[UPDATE: Thanks to everyone who submitted stories to this anthology! The submissions period is now closed. Sign up here if you want to be kept up to date.]
We are soliciting short stories by new and established authors in the science-fiction genre, between 3,500 and 7,000 words in length. (Shorter or longer works will be considered in cases of exceptional merit.) The goal is to select at least ten entries for publication* in a short-story anthology.
Accepted authors will receive an advance of $25 against a percentage of the first year’s royalties (paid quarterly), to be determined once the total number of included stories is known. Do sign up here if you want to be kept up to date.
(Our first Call for Submissions, in the military-fiction genre, can be viewed here. The associated Kickstarter met its goal, resulting in the authors being paid $100 each; ultimately, the anthology was placed under contract by an independent publisher. Our second, fantasy anthology has been indie-published under the Lagrange Books imprint, and we are eager to see which anthology does better.)
How to submit: Email your manuscript (acceptable document formats: Word, PDF, Pages, TXT, RTF) to the following address: submissions at orenlitwin dot com. Begin the subject line with “[Asteroids Submission]”, and make sure to list your contact information in the email itself. (Also, please mention how you heard of this anthology!)
Submission deadline: March 1, 2019.
Genre: Science fiction, broadly defined. This includes “hard” sci-fi, “twenty minutes in the future,” “space opera,” or any other flavor that includes an advanced technological element. (If you are interested in other genres, please suggest them for our next project!)
Your story must include as a significant plot element an asteroid. The asteroid need not actually be present in the story, so long as people are reacting to it or living lives that have been influenced by it. The form your story takes—1950’s-style space miners, modern tech oligarchs sending robots to mine the asteroid belt, an interstellar ship made out of a hollow asteroid, a mass-casualty event caused by an astroid strike (Heinleinesque or otherwise), a discussion of how previous economic structures are upended by asteroid exploitation, etc.—is totally up to you.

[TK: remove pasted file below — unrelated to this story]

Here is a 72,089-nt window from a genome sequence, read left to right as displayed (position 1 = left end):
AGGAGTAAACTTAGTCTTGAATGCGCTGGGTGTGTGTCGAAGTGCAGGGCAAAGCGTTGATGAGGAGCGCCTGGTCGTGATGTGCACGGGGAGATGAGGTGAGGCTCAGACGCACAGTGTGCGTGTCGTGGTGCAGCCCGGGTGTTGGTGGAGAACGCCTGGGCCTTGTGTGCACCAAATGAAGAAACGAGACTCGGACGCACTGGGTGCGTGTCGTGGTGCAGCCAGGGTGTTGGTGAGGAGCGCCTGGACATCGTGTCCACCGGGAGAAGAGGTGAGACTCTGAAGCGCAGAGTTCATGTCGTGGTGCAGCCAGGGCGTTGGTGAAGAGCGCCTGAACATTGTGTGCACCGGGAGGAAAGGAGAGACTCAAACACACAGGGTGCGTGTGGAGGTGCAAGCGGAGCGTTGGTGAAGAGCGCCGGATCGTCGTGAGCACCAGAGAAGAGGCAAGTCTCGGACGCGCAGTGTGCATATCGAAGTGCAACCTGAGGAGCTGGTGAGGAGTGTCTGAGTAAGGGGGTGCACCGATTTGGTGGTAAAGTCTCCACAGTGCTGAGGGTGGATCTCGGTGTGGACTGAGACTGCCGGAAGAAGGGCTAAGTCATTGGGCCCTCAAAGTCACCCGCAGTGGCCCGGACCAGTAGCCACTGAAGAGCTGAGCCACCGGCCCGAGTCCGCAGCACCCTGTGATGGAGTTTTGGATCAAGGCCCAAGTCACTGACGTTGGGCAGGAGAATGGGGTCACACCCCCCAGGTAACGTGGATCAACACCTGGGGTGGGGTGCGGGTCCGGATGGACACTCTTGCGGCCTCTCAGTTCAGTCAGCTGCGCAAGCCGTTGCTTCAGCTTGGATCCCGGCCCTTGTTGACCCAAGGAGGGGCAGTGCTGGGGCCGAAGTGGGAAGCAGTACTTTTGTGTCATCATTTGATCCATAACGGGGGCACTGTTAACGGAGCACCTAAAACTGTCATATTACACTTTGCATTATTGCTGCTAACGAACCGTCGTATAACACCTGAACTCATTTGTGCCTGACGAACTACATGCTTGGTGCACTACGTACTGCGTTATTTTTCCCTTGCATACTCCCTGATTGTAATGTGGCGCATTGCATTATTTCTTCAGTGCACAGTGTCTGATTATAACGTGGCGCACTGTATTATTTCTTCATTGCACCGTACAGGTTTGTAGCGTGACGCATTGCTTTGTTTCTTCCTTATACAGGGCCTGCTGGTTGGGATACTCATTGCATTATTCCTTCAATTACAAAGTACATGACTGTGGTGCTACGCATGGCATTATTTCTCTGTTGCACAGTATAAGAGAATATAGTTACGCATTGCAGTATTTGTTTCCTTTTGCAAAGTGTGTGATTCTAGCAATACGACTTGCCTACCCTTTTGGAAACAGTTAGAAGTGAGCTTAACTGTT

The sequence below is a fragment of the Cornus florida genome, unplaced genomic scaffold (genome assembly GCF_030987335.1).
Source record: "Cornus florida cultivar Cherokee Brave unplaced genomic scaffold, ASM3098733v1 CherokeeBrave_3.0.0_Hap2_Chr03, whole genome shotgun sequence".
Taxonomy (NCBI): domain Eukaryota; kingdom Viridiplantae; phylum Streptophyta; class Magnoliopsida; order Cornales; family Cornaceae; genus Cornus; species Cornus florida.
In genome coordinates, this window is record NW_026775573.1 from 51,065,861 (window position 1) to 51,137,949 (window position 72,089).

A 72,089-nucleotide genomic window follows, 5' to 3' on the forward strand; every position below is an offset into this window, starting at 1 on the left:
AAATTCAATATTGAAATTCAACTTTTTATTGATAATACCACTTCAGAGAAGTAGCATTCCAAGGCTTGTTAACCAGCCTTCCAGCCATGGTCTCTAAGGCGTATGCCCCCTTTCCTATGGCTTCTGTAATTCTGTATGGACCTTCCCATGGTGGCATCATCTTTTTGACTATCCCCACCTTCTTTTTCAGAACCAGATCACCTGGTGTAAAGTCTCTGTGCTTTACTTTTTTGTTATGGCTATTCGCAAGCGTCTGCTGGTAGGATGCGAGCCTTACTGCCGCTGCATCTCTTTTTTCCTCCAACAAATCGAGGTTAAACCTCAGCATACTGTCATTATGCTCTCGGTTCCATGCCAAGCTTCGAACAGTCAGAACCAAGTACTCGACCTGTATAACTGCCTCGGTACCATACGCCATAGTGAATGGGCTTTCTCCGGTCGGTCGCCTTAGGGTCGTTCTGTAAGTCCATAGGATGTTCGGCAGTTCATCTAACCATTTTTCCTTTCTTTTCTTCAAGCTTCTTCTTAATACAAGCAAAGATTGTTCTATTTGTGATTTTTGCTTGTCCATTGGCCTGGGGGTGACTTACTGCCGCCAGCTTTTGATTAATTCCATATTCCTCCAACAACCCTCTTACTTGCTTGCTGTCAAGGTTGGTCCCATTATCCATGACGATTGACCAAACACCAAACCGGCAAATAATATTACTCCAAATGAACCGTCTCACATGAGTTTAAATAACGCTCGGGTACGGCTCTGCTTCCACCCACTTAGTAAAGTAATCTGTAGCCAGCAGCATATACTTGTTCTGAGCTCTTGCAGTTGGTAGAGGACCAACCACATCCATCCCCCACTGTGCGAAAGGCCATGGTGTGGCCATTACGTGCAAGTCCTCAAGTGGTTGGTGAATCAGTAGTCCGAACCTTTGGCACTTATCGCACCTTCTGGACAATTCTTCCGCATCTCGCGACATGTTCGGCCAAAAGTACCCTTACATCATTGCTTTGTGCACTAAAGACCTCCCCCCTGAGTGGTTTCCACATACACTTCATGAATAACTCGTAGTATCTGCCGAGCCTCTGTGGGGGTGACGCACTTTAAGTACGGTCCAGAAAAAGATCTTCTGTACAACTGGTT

Entries must be your own work, must be previously unpublished, and may not be plagiarized. You must own all copyright to work submitted. No exceptions!
Read this post for a discussion of my editorial preferences.
Works must show adequate command of the English language, grammar, and punctuation. Rule-breaking for effect, as with stream-of-consciousness writing or the use of a Flowers-for-Algernon type of narrator, will have to show particular merit. Otherwise, do your editing in advance!
Works with strong thematic elements are encouraged. Characters must face significant obstacles to be overcome (whether they succeed or not). Nihilism can be part of the setup, but should not be the conclusion—the characters should push through nihilism to the other side, whatever that is.
Religious themes are acceptable, but should be broadly drawn: using a character’s religious beliefs to illustrate the virtue of faith, or commitment, and so on—or conversely, using a character’s religious beliefs to illustrate the dangers of unthinking obedience, or us-versus-them attitudes, or whatever—rather than the specific endorsement or criticism of a particular religion or sect. (There is a difference between opposing barbarity that is motivated by a religion, and opposing a religion in toto.) Works that are overtly proselytizing, or overtly bigoted against a particular religion or against religion in general, will be rejected out of hand.
Story length between 3,500 and 7,000 words, except in cases of exceptional merit.
PG-13. Swearing should be mild, sex of the fade-to-black variety; gore can be present if justified by the plot and theme, but should not be luridly emphasized.
* Selected authors will be asked to sign a contract granting exclusive publication rights to their story in print and electronic media for a term of 12 months from publication; and further allowing us to continue keeping this anthology in print even after other rights have reverted back.